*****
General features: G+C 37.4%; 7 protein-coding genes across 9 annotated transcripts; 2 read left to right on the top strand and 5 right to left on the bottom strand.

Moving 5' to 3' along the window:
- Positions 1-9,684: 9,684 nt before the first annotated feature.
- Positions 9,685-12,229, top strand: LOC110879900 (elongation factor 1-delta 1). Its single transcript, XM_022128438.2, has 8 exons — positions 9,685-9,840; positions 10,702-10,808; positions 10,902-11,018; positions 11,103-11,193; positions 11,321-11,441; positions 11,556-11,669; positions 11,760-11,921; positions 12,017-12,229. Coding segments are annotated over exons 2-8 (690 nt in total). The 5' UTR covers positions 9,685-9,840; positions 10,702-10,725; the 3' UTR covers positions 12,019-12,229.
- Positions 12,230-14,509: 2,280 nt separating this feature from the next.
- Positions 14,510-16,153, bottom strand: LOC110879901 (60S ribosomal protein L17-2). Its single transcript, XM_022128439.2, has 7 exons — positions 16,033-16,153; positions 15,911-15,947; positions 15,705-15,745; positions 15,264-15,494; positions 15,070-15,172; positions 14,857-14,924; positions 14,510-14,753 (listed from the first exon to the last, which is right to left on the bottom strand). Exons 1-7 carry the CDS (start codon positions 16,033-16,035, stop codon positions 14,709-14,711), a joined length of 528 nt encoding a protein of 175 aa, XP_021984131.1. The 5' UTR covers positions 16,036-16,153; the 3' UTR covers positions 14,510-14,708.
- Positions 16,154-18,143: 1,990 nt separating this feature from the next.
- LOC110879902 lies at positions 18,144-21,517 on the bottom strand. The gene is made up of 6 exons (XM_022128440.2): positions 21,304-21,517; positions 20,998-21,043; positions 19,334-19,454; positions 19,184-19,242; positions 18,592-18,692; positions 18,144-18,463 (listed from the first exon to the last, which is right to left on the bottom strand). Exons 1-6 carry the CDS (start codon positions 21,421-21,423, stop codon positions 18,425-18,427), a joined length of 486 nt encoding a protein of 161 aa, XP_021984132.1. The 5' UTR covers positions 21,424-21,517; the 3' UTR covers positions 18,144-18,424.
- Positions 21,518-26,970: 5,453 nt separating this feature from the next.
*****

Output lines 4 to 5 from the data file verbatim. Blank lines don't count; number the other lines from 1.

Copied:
- Positions 9,685-12,229, top strand: LOC110879900 (elongation factor 1-delta 1). Its single transcript, XM_022128438.2, has 8 exons — positions 9,685-9,840; positions 10,702-10,808; positions 10,902-11,018; positions 11,103-11,193; positions 11,321-11,441; positions 11,556-11,669; positions 11,760-11,921; positions 12,017-12,229. Coding segments are annotated over exons 2-8 (690 nt in total). The 5' UTR covers positions 9,685-9,840; positions 10,702-10,725; the 3' UTR covers positions 12,019-12,229.
- Positions 12,230-14,509: 2,280 nt separating this feature from the next.